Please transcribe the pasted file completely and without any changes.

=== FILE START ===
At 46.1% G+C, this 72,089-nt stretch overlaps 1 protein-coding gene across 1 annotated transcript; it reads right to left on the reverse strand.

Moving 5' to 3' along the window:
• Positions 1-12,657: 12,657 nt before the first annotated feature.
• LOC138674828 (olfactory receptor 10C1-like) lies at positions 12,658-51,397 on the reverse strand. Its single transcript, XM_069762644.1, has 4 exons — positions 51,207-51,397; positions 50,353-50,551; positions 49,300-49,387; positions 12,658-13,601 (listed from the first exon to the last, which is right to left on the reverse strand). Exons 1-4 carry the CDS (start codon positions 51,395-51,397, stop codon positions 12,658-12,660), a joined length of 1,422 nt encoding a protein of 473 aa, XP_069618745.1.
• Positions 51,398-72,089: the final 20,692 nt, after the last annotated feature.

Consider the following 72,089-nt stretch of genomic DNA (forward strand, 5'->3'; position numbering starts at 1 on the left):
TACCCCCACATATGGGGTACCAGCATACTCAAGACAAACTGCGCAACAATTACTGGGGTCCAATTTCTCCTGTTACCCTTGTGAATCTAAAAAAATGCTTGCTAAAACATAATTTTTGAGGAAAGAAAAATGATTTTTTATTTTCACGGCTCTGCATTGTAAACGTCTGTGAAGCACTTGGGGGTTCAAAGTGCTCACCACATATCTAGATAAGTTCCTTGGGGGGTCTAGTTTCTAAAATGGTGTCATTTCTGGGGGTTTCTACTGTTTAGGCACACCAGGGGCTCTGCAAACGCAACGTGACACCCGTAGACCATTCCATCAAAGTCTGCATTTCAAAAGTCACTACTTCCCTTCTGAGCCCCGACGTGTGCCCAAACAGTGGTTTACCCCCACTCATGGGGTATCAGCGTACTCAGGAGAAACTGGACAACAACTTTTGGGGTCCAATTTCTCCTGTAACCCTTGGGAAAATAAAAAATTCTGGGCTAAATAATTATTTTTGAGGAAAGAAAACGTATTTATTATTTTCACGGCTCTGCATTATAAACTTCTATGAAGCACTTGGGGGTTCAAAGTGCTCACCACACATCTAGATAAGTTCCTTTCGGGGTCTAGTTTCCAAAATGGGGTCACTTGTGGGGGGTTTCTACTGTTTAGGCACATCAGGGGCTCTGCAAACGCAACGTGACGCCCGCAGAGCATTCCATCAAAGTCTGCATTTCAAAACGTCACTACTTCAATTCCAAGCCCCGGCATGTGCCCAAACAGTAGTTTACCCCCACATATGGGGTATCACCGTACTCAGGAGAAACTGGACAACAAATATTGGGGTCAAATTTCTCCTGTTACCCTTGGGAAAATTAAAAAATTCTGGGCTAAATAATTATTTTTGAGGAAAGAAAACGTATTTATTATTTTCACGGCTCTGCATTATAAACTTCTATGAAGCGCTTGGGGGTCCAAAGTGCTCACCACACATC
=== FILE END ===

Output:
At 46.1% G+C, this 72,089-nt stretch overlaps 1 protein-coding gene across 1 annotated transcript; it reads right to left on the reverse strand.

Moving 5' to 3' along the window:
• Positions 1-12,657: 12,657 nt before the first annotated feature.
• LOC138674828 (olfactory receptor 10C1-like) lies at positions 12,658-51,397 on the reverse strand. Its single transcript, XM_069762644.1, has 4 exons — positions 51,207-51,397; positions 50,353-50,551; positions 49,300-49,387; positions 12,658-13,601 (listed from the first exon to the last, which is right to left on the reverse strand). Exons 1-4 carry the CDS (start codon positions 51,395-51,397, stop codon positions 12,658-12,660), a joined length of 1,422 nt encoding a protein of 473 aa, XP_069618745.1.
• Positions 51,398-72,089: the final 20,692 nt, after the last annotated feature.

Consider the following 72,089-nt stretch of genomic DNA (forward strand, 5'->3'; position numbering starts at 1 on the left):
TACCCCCACATATGGGGTACCAGCATACTCAAGACAAACTGCGCAACAATTACTGGGGTCCAATTTCTCCTGTTACCCTTGTGAATCTAAAAAAATGCTTGCTAAAACATAATTTTTGAGGAAAGAAAAATGATTTTTTATTTTCACGGCTCTGCATTGTAAACGTCTGTGAAGCACTTGGGGGTTCAAAGTGCTCACCACATATCTAGATAAGTTCCTTGGGGGGTCTAGTTTCTAAAATGGTGTCATTTCTGGGGGTTTCTACTGTTTAGGCACACCAGGGGCTCTGCAAACGCAACGTGACACCCGTAGACCATTCCATCAAAGTCTGCATTTCAAAAGTCACTACTTCCCTTCTGAGCCCCGACGTGTGCCCAAACAGTGGTTTACCCCCACTCATGGGGTATCAGCGTACTCAGGAGAAACTGGACAACAACTTTTGGGGTCCAATTTCTCCTGTAACCCTTGGGAAAATAAAAAATTCTGGGCTAAATAATTATTTTTGAGGAAAGAAAACGTATTTATTATTTTCACGGCTCTGCATTATAAACTTCTATGAAGCACTTGGGGGTTCAAAGTGCTCACCACACATCTAGATAAGTTCCTTTCGGGGTCTAGTTTCCAAAATGGGGTCACTTGTGGGGGGTTTCTACTGTTTAGGCACATCAGGGGCTCTGCAAACGCAACGTGACGCCCGCAGAGCATTCCATCAAAGTCTGCATTTCAAAACGTCACTACTTCAATTCCAAGCCCCGGCATGTGCCCAAACAGTAGTTTACCCCCACATATGGGGTATCACCGTACTCAGGAGAAACTGGACAACAAATATTGGGGTCAAATTTCTCCTGTTACCCTTGGGAAAATTAAAAAATTCTGGGCTAAATAATTATTTTTGAGGAAAGAAAACGTATTTATTATTTTCACGGCTCTGCATTATAAACTTCTATGAAGCGCTTGGGGGTCCAAAGTGCTCACCACACATC